Amateur photographer and financial manager Jan van Wyk’s love for nature, and especially kingfishers, has come a long way. Ask him to pick a few of his favourite images of these beautiful birds and a search through thousands of pictures ensues. By Arnold Ras

KingKingfisher-JanVanWyk-May2015

Jan van Wyk’s passion for photography began with a keen interest in the environment. “I grew up on a farm, which is where I fell in love with nature. Our first holiday was in Kruger and I started taking pictures of animals. Before long I had a tick-list going of all the birds I’d seen. Suffice to say, I was bitten by the bird photography bug.

“Growing up, I spent my weekends at dams and reserves, looking for birds to photograph. It meant getting up very early so I could be at the right place at the right time to capture the action.

“Although I began by photographing the Big Five, I found there are so many more opportunities to snap birds. And this is what I find most satisfying. Digital cameras make it much easier to take pictures of kingfishers, but your reaction time is the determining factor.”

Tell us more about your love for kingfishers.

Kingfishers are some of the most beautiful and colourful birds. They are very active so there are ample opportunities to photograph them in flight and when they hunt.

How many kingfisher species have you captured on camera?

I currently have images of six species in my collection, but three are still dodging my lens. I hope to soon tick them off my list.

How do you go about taking that perfect kingfisher picture?

Patience, patience and more patience. You have to be at the right spot as early as possible, the lighting has to be ideal and you have to be willing to spend a lot of time examining their behavioural patterns. You have to act quickly when the moment presents itself.

Jan’s five favourite kingfisher pictures (see below)

  • I discovered a woodland kingfisher’s nest at Loskop Dam Nature Reserve in February 2015. I visited the nest for nine days to explore how the chicks are fed and what type of food the parents take to the nest – from frogs and small fishes to insects and even little snakes. My photo collection shows behaviour that has never been captured before.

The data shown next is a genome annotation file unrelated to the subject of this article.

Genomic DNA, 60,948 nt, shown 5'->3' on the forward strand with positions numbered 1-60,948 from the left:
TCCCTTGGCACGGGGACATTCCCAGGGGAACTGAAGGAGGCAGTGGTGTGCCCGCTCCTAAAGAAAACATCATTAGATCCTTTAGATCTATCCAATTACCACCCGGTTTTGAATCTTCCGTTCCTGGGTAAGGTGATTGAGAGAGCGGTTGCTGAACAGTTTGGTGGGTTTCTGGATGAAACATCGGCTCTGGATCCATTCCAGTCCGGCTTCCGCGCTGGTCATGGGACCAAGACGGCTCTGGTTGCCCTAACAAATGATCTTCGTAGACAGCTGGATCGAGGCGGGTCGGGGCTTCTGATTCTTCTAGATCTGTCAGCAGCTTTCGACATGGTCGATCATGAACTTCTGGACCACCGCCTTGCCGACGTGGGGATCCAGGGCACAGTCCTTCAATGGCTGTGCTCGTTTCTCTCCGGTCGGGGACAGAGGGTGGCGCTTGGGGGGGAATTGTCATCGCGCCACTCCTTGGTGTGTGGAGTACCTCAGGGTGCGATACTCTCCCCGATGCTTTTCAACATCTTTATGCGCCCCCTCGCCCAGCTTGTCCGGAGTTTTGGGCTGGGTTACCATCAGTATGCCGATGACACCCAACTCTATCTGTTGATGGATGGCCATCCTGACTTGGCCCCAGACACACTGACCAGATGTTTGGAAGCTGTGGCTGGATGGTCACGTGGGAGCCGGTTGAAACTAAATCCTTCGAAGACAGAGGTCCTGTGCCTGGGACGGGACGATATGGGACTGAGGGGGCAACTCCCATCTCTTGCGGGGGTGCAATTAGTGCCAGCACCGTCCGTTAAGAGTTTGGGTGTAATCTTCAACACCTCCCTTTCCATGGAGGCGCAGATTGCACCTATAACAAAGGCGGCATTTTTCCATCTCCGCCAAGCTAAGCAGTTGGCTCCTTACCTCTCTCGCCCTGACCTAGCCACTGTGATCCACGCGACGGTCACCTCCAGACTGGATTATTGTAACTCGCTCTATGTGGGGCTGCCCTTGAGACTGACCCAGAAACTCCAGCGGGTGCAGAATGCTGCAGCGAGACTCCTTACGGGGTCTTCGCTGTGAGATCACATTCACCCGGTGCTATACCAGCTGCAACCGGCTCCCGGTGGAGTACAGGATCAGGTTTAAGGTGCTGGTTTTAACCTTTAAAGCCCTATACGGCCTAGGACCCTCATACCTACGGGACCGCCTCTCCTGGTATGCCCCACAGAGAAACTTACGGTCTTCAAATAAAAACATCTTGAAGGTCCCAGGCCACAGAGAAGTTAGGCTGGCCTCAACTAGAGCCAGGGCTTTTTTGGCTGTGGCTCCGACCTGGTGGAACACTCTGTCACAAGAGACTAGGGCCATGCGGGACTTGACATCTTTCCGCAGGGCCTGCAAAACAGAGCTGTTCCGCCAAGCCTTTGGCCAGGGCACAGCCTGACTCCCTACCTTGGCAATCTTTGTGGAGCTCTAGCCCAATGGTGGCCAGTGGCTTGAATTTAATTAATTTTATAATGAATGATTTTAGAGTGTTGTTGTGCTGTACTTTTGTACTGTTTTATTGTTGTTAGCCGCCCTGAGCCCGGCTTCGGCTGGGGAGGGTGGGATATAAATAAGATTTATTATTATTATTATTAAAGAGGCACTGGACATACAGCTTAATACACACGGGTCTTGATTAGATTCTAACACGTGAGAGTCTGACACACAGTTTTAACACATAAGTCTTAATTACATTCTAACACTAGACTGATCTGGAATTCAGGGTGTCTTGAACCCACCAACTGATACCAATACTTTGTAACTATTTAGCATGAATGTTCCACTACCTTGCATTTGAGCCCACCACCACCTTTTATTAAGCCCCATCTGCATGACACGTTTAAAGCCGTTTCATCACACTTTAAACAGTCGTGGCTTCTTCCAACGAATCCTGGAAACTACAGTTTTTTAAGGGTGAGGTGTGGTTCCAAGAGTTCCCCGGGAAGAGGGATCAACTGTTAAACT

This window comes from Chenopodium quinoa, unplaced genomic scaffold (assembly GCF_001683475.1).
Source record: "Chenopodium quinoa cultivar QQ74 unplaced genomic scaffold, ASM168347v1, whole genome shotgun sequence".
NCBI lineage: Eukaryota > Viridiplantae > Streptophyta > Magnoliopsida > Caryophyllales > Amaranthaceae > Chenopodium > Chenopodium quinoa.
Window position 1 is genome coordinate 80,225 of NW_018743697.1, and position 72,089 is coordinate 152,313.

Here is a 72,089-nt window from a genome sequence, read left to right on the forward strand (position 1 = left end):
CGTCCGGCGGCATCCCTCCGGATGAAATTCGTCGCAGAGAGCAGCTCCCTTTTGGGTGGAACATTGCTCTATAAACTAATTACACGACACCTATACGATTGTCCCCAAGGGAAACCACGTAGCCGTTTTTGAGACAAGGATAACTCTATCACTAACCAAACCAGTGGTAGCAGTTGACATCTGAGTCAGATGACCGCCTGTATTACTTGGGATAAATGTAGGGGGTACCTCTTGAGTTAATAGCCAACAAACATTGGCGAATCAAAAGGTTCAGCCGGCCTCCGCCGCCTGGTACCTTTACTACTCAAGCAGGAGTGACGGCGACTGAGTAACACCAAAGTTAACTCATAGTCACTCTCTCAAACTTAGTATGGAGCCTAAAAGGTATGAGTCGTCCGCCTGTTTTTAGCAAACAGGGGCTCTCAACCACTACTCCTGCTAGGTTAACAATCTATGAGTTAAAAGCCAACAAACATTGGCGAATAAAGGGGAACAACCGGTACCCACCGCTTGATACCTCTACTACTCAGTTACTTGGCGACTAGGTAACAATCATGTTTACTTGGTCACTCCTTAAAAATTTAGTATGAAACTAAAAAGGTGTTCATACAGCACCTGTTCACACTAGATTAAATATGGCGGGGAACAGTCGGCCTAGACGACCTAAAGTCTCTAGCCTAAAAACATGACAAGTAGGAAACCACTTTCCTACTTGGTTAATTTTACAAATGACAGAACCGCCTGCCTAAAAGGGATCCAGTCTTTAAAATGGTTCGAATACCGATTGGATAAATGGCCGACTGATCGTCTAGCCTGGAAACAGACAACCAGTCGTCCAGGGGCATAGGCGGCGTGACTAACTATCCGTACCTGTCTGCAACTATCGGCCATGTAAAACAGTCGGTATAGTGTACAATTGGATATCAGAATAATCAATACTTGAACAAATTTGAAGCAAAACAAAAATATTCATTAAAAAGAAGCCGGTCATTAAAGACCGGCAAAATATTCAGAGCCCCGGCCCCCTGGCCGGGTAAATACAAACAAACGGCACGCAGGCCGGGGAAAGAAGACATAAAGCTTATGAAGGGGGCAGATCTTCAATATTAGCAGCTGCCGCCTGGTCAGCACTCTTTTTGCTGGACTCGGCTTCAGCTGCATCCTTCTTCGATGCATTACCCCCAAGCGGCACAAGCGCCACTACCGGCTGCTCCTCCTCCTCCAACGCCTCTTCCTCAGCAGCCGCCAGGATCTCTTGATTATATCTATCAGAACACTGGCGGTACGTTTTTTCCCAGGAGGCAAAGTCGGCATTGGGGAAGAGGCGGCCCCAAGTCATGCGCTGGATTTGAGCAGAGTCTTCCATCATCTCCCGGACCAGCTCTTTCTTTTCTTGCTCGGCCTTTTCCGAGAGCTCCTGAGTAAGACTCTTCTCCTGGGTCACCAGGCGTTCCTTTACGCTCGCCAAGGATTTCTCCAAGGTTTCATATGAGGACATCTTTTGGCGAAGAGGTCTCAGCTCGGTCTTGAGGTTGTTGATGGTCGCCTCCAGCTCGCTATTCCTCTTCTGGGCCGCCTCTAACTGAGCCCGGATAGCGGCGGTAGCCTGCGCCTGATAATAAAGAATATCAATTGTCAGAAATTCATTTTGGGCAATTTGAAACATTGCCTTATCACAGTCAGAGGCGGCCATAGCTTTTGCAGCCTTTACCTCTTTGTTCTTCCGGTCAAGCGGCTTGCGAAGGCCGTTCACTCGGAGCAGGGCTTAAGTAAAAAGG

• I spotted a half-collared kingfisher at Loskop Dam. This species is particularly difficult to photograph while flying. When the birds land with kill such as crabs and fish in their bill, it makes for eye-catching photographs.
  • This photograph of a giant kingfisher snatching a crab mid-flight is all action – but it took a long time to realise. My eyes were fixed on the bird for about an hour before it caught the crab.
  • At Lake Panic in the Kruger National Park I spotted this pied kingfisher preying on tilapia. The bird smashed the fish on a branch and swallowed it.
  • I was lucky enough to capture images of the malachite kingfisher at both Lake Panic and Loskop Dam. They are a particularly small species, but I had my camera ready when one took a bath.

What’s your favourite national park?

We live relatively close to Kruger and visit the park a few times a year, but my favourite park is the Kgalagadi Transfrontier Park.

Which camera do you currently use?

Canon EOS-1D Mark IV with a 400mm lens

Your knowledge of kingfishers is evident…

To photograph birds you have to study their behaviour. You have to know when they will be doing certain things. I read a lot of books and scour the internet for studies on kingfishers.

Additional source: Birds of Southern Africa (fourth edition), by Ian Sinclair, Phil Hockey, Warwick Tarboton, Peter Ryan

2 GiantKingfisher-JanVanWyk-May2015

When you hear a loud and harsh “kahk-kah-kahk” it is the giant kingfisher. Pictures by Jan van Wyk

3 WoodlangKingfisher-JanVanWyk-May2015

The woodland kingfisher is known for its loud and piercing “chip-cherrrrrrrrrr”, the latter part a descending trill.

4 MalachiteKingfisher-JanVanWyk-May2015

The malachite kingfisher makes high-pitched “peep-peep” sounds when flying.

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The half-collared kingfisher can be identified by its high-pitched “chreep”, squeaking “tsip-ip-ip-ip-eep” or softer “peeek-peek” sounds.

6 PiedKingfisher-JanVanWyk-May2015

The pied kingfisher has a rattling twitter – a sharp “chik-chik” sound.

See more of Jan’s photos on the SANParks’ community forum. The gallery is currently shy of 100,000 views!